- English Teacher
- Shoei Joshi Gakuin
Date of birth: Aug, 17, 1944
Hometown: Lyme Regis, Dorset and Tokyo
Number of years in Japan (cumulative): 46 (as of February 2019)
I met a Japanese classical musician in London. We were both staying temporarily in the London Music Club; I was rooming with an American flutist, he in the room next door with a couple of European youths. Three years later, we had married and come to Tokyo, and I began my new and present life.
“I don’t believe in shoganai (it can’t be helped).” I don’t give up easily and I believe we are the pilots of our ship through life. I have felt distressed when people say “shoganai” and surrender their power and their responsibility so easily. Life is our responsibility, our gift and our privilege.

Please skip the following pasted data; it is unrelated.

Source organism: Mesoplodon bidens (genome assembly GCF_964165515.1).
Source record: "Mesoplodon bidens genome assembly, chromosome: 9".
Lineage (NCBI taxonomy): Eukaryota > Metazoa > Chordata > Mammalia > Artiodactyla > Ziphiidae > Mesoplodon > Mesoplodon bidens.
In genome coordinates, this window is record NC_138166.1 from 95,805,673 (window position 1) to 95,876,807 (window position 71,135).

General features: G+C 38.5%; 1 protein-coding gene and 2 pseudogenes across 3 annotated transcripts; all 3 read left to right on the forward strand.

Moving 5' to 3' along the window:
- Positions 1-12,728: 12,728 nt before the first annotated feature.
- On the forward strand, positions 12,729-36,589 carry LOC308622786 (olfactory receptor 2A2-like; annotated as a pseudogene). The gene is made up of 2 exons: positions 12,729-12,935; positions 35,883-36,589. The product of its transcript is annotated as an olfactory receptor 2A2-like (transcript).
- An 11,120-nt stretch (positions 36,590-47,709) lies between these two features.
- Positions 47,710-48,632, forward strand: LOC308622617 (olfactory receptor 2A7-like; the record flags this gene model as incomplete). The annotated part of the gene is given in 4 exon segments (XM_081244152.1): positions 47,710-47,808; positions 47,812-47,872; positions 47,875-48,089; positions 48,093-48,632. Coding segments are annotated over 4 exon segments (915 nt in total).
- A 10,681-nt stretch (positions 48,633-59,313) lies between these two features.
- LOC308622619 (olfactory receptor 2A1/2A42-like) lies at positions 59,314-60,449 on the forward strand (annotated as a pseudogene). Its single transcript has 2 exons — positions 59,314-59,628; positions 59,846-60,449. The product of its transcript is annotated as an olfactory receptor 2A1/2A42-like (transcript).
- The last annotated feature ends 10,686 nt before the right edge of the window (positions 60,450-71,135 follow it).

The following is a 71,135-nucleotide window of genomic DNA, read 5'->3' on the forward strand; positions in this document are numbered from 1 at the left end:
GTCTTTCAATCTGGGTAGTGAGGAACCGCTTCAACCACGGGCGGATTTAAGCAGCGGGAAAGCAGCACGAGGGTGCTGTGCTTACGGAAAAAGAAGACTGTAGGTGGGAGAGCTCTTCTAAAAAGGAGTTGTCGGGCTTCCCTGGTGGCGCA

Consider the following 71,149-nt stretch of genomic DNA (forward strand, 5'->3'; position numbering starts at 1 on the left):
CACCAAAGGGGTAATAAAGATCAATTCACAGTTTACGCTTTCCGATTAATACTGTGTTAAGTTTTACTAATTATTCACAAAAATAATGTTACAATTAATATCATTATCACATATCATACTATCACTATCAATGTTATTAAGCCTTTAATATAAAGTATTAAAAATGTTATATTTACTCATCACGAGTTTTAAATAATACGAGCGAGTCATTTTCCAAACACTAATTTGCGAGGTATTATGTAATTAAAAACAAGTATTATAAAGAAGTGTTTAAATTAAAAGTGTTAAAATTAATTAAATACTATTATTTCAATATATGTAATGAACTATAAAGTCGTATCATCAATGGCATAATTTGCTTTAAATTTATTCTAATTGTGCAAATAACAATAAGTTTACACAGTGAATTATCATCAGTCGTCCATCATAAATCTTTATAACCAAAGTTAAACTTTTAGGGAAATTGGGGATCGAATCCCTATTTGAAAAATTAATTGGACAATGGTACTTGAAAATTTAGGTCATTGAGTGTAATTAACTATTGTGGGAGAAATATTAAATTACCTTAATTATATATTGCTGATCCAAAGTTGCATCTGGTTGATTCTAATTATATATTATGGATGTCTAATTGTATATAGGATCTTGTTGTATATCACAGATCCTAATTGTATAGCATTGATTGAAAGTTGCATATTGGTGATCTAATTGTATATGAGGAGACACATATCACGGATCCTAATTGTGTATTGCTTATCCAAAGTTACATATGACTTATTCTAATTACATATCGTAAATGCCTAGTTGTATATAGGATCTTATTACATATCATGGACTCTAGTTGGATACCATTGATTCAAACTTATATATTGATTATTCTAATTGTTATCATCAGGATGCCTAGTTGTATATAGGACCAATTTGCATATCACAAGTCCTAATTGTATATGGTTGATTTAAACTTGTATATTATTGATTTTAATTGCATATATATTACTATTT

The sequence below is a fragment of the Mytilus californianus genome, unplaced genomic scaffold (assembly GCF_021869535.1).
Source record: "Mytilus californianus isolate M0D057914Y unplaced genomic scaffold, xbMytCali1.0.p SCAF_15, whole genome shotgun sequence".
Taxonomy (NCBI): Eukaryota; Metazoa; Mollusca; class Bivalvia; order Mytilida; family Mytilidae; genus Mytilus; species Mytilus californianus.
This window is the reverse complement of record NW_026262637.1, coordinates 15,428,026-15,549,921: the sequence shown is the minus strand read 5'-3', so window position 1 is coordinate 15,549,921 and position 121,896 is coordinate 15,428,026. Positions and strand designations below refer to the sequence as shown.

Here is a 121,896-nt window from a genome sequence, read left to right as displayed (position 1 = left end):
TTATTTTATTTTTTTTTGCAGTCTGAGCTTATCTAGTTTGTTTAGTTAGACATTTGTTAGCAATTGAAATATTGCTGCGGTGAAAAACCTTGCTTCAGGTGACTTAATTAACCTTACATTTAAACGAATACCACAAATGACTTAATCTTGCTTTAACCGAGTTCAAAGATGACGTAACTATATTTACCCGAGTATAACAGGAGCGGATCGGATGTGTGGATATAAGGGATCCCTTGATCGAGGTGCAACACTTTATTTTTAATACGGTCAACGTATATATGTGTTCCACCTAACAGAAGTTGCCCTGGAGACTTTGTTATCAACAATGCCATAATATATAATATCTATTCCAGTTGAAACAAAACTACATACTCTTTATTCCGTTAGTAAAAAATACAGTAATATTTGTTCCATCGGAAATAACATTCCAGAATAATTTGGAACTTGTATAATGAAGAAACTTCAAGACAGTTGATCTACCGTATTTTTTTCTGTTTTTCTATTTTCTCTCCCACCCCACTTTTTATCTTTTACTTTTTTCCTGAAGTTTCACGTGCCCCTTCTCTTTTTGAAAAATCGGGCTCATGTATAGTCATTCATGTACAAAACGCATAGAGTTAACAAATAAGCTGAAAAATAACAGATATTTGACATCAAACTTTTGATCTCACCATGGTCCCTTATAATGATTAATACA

I am proud that after a fulfilling career at the BBC, I could change to a completely different role (when I was 18, I swore that of all things I would never be a teacher) and that I came to feel so happy and fulfilled. I’ve taught high school and university.
To enjoy my retirement as much as I have enjoyed my working life. I feel I span the world; one foot in England, one in Japan, and I love them both. I hope I can continue to travel from one to the other for as long as possible.
I would say, when you come to Japan you may go through a little of what I went through, (although life is much easier now) of thinking that everything you have learned and experienced up to that point is worthless in Japan. If you are anything like me (hopefully not) after the honeymoon period of loving Japan, you may feel threatened to your core and it may bring out the worst in you. Don’t worry. It may take a couple of years, but it will pass and you will be a different, humbler person. Just remember, our much-vaunted Western individualism actually isn’t all it’s cracked up to be.